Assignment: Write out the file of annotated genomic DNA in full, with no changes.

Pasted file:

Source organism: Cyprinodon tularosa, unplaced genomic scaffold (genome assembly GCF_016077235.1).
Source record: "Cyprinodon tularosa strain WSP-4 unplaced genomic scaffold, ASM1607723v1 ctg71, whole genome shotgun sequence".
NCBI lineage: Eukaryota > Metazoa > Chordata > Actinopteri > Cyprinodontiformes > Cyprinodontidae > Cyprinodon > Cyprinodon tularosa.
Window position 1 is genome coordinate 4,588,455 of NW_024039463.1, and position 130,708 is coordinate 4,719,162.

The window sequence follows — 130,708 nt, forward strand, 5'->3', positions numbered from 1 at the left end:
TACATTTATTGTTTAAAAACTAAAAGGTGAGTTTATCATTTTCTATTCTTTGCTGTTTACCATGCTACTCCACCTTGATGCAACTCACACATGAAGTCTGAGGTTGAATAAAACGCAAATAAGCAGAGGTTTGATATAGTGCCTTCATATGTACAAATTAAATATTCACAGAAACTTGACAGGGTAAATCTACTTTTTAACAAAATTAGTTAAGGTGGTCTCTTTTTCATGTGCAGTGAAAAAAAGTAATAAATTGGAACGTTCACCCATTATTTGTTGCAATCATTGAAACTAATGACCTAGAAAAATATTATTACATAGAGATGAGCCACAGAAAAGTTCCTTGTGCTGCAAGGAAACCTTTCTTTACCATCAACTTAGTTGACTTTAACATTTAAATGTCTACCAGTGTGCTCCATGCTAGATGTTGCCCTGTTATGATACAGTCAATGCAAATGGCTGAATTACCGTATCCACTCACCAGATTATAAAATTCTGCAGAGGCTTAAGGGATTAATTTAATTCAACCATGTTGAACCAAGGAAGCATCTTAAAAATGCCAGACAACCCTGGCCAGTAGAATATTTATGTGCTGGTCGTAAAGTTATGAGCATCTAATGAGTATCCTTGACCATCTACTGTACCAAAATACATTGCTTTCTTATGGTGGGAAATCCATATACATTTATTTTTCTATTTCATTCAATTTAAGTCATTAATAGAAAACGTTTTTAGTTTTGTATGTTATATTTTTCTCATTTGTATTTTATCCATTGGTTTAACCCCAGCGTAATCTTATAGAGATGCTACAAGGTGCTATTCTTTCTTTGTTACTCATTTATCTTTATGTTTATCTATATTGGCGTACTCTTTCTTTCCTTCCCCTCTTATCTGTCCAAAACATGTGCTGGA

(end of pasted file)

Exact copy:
Source organism: Cyprinodon tularosa, unplaced genomic scaffold (genome assembly GCF_016077235.1).
Source record: "Cyprinodon tularosa strain WSP-4 unplaced genomic scaffold, ASM1607723v1 ctg71, whole genome shotgun sequence".
NCBI lineage: Eukaryota > Metazoa > Chordata > Actinopteri > Cyprinodontiformes > Cyprinodontidae > Cyprinodon > Cyprinodon tularosa.
Window position 1 is genome coordinate 4,588,455 of NW_024039463.1, and position 130,708 is coordinate 4,719,162.

The window sequence follows — 130,708 nt, forward strand, 5'->3', positions numbered from 1 at the left end:
TACATTTATTGTTTAAAAACTAAAAGGTGAGTTTATCATTTTCTATTCTTTGCTGTTTACCATGCTACTCCACCTTGATGCAACTCACACATGAAGTCTGAGGTTGAATAAAACGCAAATAAGCAGAGGTTTGATATAGTGCCTTCATATGTACAAATTAAATATTCACAGAAACTTGACAGGGTAAATCTACTTTTTAACAAAATTAGTTAAGGTGGTCTCTTTTTCATGTGCAGTGAAAAAAAGTAATAAATTGGAACGTTCACCCATTATTTGTTGCAATCATTGAAACTAATGACCTAGAAAAATATTATTACATAGAGATGAGCCACAGAAAAGTTCCTTGTGCTGCAAGGAAACCTTTCTTTACCATCAACTTAGTTGACTTTAACATTTAAATGTCTACCAGTGTGCTCCATGCTAGATGTTGCCCTGTTATGATACAGTCAATGCAAATGGCTGAATTACCGTATCCACTCACCAGATTATAAAATTCTGCAGAGGCTTAAGGGATTAATTTAATTCAACCATGTTGAACCAAGGAAGCATCTTAAAAATGCCAGACAACCCTGGCCAGTAGAATATTTATGTGCTGGTCGTAAAGTTATGAGCATCTAATGAGTATCCTTGACCATCTACTGTACCAAAATACATTGCTTTCTTATGGTGGGAAATCCATATACATTTATTTTTCTATTTCATTCAATTTAAGTCATTAATAGAAAACGTTTTTAGTTTTGTATGTTATATTTTTCTCATTTGTATTTTATCCATTGGTTTAACCCCAGCGTAATCTTATAGAGATGCTACAAGGTGCTATTCTTTCTTTGTTACTCATTTATCTTTATGTTTATCTATATTGGCGTACTCTTTCTTTCCTTCCCCTCTTATCTGTCCAAAACATGTGCTGGA